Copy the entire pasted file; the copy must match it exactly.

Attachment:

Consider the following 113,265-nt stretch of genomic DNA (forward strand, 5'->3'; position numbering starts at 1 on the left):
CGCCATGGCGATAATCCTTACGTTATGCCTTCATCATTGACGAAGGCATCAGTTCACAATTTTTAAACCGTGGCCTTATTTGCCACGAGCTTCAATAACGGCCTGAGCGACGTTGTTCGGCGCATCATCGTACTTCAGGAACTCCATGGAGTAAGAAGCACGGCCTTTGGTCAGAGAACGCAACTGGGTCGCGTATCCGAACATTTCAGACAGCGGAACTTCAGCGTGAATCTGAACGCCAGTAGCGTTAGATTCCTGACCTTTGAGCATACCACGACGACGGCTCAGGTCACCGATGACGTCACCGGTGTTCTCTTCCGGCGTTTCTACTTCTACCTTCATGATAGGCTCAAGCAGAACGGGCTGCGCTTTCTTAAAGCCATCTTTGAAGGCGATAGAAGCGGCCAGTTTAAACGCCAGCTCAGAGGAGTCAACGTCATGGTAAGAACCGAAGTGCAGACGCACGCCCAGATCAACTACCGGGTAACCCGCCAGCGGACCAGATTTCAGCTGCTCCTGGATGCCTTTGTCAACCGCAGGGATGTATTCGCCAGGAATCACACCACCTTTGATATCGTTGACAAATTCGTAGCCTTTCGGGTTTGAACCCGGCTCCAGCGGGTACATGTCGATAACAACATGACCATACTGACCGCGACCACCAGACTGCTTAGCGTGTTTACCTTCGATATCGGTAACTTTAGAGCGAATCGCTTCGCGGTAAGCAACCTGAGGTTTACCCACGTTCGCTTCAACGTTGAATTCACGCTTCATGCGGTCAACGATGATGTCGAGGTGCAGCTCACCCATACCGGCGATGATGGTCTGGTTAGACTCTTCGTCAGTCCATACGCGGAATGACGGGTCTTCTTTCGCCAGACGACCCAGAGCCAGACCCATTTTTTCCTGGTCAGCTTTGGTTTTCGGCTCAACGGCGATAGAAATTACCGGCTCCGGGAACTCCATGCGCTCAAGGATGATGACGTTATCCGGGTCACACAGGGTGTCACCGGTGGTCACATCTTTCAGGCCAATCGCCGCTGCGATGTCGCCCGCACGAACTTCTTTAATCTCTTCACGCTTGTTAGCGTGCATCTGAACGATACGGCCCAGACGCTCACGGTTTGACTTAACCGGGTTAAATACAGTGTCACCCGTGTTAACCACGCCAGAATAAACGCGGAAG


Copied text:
Consider the following 113,265-nt stretch of genomic DNA (forward strand, 5'->3'; position numbering starts at 1 on the left):
CGCCATGGCGATAATCCTTACGTTATGCCTTCATCATTGACGAAGGCATCAGTTCACAATTTTTAAACCGTGGCCTTATTTGCCACGAGCTTCAATAACGGCCTGAGCGACGTTGTTCGGCGCATCATCGTACTTCAGGAACTCCATGGAGTAAGAAGCACGGCCTTTGGTCAGAGAACGCAACTGGGTCGCGTATCCGAACATTTCAGACAGCGGAACTTCAGCGTGAATCTGAACGCCAGTAGCGTTAGATTCCTGACCTTTGAGCATACCACGACGACGGCTCAGGTCACCGATGACGTCACCGGTGTTCTCTTCCGGCGTTTCTACTTCTACCTTCATGATAGGCTCAAGCAGAACGGGCTGCGCTTTCTTAAAGCCATCTTTGAAGGCGATAGAAGCGGCCAGTTTAAACGCCAGCTCAGAGGAGTCAACGTCATGGTAAGAACCGAAGTGCAGACGCACGCCCAGATCAACTACCGGGTAACCCGCCAGCGGACCAGATTTCAGCTGCTCCTGGATGCCTTTGTCAACCGCAGGGATGTATTCGCCAGGAATCACACCACCTTTGATATCGTTGACAAATTCGTAGCCTTTCGGGTTTGAACCCGGCTCCAGCGGGTACATGTCGATAACAACATGACCATACTGACCGCGACCACCAGACTGCTTAGCGTGTTTACCTTCGATATCGGTAACTTTAGAGCGAATCGCTTCGCGGTAAGCAACCTGAGGTTTACCCACGTTCGCTTCAACGTTGAATTCACGCTTCATGCGGTCAACGATGATGTCGAGGTGCAGCTCACCCATACCGGCGATGATGGTCTGGTTAGACTCTTCGTCAGTCCATACGCGGAATGACGGGTCTTCTTTCGCCAGACGACCCAGAGCCAGACCCATTTTTTCCTGGTCAGCTTTGGTTTTCGGCTCAACGGCGATAGAAATTACCGGCTCCGGGAACTCCATGCGCTCAAGGATGATGACGTTATCCGGGTCACACAGGGTGTCACCGGTGGTCACATCTTTCAGGCCAATCGCCGCTGCGATGTCGCCCGCACGAACTTCTTTAATCTCTTCACGCTTGTTAGCGTGCATCTGAACGATACGGCCCAGACGCTCACGGTTTGACTTAACCGGGTTAAATACAGTGTCACCCGTGTTAACCACGCCAGAATAAACGCGGAAG